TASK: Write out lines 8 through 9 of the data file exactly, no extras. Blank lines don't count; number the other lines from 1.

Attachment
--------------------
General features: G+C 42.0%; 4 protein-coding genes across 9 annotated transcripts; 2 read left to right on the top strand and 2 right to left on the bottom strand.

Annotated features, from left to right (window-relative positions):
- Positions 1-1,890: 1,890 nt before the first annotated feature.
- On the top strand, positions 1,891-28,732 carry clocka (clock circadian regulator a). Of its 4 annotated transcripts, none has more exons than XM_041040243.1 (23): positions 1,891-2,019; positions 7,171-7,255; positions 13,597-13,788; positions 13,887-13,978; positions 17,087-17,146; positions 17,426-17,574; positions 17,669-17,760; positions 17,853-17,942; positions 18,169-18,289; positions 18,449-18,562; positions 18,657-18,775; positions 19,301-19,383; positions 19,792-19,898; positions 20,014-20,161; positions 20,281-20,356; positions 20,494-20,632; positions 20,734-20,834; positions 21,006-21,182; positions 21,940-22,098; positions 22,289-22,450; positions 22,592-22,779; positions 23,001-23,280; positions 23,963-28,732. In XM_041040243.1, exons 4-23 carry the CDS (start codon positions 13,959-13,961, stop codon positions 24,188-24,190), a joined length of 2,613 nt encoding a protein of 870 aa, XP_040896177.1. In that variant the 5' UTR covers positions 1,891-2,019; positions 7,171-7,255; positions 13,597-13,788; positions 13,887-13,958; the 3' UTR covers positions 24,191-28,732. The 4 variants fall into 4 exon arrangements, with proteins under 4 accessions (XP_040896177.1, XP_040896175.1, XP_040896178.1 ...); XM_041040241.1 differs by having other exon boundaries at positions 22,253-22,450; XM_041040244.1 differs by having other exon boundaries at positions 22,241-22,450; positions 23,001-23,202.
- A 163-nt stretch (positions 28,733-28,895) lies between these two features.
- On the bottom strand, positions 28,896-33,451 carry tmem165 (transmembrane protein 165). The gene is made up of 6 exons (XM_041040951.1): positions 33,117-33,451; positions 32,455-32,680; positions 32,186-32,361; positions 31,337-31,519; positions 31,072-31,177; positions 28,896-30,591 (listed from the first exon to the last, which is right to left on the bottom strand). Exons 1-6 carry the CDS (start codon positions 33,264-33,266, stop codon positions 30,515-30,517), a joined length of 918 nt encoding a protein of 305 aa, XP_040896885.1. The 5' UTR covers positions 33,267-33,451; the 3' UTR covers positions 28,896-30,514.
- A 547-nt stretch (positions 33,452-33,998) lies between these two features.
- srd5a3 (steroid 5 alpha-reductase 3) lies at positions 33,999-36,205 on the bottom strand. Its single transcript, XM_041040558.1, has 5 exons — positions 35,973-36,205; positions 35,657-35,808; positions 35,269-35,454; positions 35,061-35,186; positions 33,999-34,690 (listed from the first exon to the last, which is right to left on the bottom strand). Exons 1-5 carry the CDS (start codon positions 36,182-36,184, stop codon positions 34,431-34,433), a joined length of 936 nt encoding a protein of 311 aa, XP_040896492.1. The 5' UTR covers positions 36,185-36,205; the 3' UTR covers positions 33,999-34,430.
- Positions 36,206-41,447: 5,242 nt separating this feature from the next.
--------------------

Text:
- srd5a3 (steroid 5 alpha-reductase 3) lies at positions 33,999-36,205 on the bottom strand. Its single transcript, XM_041040558.1, has 5 exons — positions 35,973-36,205; positions 35,657-35,808; positions 35,269-35,454; positions 35,061-35,186; positions 33,999-34,690 (listed from the first exon to the last, which is right to left on the bottom strand). Exons 1-5 carry the CDS (start codon positions 36,182-36,184, stop codon positions 34,431-34,433), a joined length of 936 nt encoding a protein of 311 aa, XP_040896492.1. The 5' UTR covers positions 36,185-36,205; the 3' UTR covers positions 33,999-34,430.
- Positions 36,206-41,447: 5,242 nt separating this feature from the next.